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FDA faulted on foreign trials oversight

A report from the US government has found that the FDA needs to step up its oversight of foreign clinical trials

A new report from the Office of the Inspector General (OIG) at the US Department of Health and Human Services has found that the US Food and Drug Administration (FDA) needs to step up its oversight of foreign clinical trials conducted by drugmakers in support of their US marketing applications.

The issue is not marginal: around 80 per cent of approved US marketing applications for drugs and biologics are based in part on data from foreign clinical trials, and over half of clinical trial subjects and sites are located outside the US, according to the report. Nonetheless, the FDA inspects clinical investigators at less than 1 per cent of foreign sites, the OIG said.

Part of the problem stems from the fact that the FDA is often simply unaware of early-stage foreign trials, the report notes. In addition, drugmakers' submissions are often in a non-standard format and fail to provide study site locations, making it difficult for the FDA to properly evaluate the studies.

The OIG made three main recommendations for improvement, all of which it said the FDA agreed with. First, the FDA should require drug sponsors to submit trial data in a standardised electronic format and should create an internal database "to systematically cull clinical trial information and enable FDA to more effectively select sites for inspection and meet its review timelines."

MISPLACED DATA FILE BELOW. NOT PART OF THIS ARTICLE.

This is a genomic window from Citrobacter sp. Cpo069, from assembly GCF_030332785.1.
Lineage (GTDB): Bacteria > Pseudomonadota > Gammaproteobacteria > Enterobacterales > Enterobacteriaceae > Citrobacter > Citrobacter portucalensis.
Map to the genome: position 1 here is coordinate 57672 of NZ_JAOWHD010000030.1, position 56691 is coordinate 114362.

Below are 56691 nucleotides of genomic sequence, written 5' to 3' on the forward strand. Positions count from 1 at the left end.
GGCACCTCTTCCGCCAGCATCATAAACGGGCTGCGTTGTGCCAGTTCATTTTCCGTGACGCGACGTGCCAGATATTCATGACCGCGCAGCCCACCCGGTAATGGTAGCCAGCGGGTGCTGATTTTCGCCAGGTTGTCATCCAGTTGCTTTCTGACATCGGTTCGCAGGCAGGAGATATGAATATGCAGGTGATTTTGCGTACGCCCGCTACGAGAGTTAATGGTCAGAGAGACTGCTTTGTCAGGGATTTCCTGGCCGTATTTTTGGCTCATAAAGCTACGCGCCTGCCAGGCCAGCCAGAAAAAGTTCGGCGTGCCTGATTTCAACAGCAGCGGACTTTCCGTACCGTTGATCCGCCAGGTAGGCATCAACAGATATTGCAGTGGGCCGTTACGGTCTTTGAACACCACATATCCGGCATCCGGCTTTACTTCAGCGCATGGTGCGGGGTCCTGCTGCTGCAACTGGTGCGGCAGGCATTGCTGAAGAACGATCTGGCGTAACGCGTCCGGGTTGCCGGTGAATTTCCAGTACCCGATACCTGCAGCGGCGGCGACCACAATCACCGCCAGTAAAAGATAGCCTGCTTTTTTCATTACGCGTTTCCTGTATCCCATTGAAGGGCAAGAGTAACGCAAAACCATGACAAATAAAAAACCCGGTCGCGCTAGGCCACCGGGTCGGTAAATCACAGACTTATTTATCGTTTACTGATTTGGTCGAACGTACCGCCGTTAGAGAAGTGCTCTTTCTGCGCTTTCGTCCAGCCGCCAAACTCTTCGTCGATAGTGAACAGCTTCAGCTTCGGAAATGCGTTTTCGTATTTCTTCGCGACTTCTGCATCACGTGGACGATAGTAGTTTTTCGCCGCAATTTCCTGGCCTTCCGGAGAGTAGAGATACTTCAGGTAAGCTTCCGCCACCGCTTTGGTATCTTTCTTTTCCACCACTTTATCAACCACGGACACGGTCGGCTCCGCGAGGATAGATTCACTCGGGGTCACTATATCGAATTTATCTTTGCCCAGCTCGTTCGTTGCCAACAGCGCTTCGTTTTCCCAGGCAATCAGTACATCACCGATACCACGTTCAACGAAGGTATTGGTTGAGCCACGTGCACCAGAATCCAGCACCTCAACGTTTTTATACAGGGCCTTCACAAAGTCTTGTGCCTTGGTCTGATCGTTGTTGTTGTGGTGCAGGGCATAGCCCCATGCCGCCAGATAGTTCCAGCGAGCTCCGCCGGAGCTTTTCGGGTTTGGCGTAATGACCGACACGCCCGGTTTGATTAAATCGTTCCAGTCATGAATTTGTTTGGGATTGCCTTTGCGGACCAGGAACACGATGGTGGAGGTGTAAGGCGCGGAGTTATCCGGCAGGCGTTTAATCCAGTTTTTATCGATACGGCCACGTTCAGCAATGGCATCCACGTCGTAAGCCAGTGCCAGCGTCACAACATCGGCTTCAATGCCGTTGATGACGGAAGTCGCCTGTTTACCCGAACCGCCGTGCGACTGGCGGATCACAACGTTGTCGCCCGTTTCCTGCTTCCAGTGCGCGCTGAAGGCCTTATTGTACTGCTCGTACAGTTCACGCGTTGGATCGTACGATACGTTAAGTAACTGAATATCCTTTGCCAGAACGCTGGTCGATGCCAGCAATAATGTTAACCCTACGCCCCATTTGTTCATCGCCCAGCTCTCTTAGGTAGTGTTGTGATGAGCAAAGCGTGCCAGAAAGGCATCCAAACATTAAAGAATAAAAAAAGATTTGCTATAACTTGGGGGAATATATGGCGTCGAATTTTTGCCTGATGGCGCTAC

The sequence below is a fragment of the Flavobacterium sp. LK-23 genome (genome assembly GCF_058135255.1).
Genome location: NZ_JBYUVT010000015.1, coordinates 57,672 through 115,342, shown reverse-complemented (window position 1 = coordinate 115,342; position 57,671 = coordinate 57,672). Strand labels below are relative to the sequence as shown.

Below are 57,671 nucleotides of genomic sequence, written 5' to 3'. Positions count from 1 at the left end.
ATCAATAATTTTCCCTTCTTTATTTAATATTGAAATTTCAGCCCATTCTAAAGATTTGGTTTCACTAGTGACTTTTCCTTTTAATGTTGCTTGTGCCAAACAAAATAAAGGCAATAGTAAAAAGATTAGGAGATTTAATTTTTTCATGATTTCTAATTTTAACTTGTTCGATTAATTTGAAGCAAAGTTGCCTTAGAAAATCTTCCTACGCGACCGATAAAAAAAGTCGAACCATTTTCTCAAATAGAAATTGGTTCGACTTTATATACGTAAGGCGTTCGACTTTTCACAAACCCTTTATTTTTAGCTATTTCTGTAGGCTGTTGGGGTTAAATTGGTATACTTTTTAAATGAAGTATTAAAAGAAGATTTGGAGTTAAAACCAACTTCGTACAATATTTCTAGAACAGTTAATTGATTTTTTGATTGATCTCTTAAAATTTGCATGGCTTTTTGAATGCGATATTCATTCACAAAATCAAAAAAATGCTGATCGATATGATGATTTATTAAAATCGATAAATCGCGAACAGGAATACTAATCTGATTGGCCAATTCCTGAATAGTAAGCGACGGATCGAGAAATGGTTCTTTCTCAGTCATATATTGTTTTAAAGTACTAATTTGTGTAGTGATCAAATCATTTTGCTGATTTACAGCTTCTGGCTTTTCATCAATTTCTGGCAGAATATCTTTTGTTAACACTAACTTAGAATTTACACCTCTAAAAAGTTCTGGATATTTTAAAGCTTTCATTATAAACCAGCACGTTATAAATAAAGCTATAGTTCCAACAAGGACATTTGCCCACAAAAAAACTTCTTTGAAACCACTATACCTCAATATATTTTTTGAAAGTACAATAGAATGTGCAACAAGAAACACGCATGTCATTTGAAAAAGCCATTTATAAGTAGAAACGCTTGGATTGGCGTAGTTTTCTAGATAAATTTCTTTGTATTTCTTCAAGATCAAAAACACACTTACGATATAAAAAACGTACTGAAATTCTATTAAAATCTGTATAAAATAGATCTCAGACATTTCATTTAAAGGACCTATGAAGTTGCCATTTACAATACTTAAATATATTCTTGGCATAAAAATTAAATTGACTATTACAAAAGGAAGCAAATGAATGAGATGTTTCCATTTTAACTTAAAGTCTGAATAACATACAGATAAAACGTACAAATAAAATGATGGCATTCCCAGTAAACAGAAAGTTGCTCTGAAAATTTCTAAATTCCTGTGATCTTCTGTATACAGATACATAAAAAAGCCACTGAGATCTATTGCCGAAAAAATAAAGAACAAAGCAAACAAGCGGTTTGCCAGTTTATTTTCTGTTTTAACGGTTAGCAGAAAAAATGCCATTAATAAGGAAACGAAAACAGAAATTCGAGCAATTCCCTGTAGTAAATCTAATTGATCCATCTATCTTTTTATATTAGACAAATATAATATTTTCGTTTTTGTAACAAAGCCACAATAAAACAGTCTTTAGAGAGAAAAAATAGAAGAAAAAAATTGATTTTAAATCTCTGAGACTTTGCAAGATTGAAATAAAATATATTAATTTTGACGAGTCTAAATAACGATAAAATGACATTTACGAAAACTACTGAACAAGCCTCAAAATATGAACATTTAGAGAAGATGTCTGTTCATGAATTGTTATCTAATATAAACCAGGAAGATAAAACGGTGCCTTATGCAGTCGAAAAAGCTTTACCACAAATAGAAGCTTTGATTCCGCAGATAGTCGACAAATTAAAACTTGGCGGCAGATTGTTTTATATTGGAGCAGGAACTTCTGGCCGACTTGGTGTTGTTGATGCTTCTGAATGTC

Second, the FDA should monitor trends in foreign clinical trials not conducted under Investigational New Drug (IND) applications approved by the US agency to asses whether subjects are at additional risk and whether the data collected are accurate and reliable. If necessary, the agency should encourage sponsors to file INDs, the report recommends.

Third, the FDA should continue to explore ways to expand its oversight of foreign clinical trials, including continuing to develop inspectional agreements with foreign regulatory bodies, inspecting clinical trials in more countries, and looking to new models of oversight for foreign clinical trials, such as a quality risk-management approach.

Responding to the report, Pharmaceutical Research and Manufacturers of America (PhRMA) senior vice president Ken Johnson did not address the FDA's enforcement of regulations for foreign clinical trials, instead stressing that adequate regulations are on the books and also that companies can successfully self-regulate.

"It's important to remember that the Food and Drug Administration has jurisdiction over clinical trials conducted in foreign countries for drugs approved in the US or being studied for approval in the US," he said in a statement. "The same strict regulatory standards apply to foreign trials as trials conducted domestically [and] sponsors are typically in communication with the FDA throughout clinical trials no matter where they are conducted."

"Our member companies are committed to adhering to Good Clinical Practice guidelines around the world," Johnson added.

"In fact, PhRMA has conducted educational seminars and symposiums – at times in conjunction with the FDA – in other countries to educate potential clinical trial principal investigators about Good Clinical Practices, ethics oversight by outside review boards, and the need to maintain the highest standards for data quality."

24th June 2010

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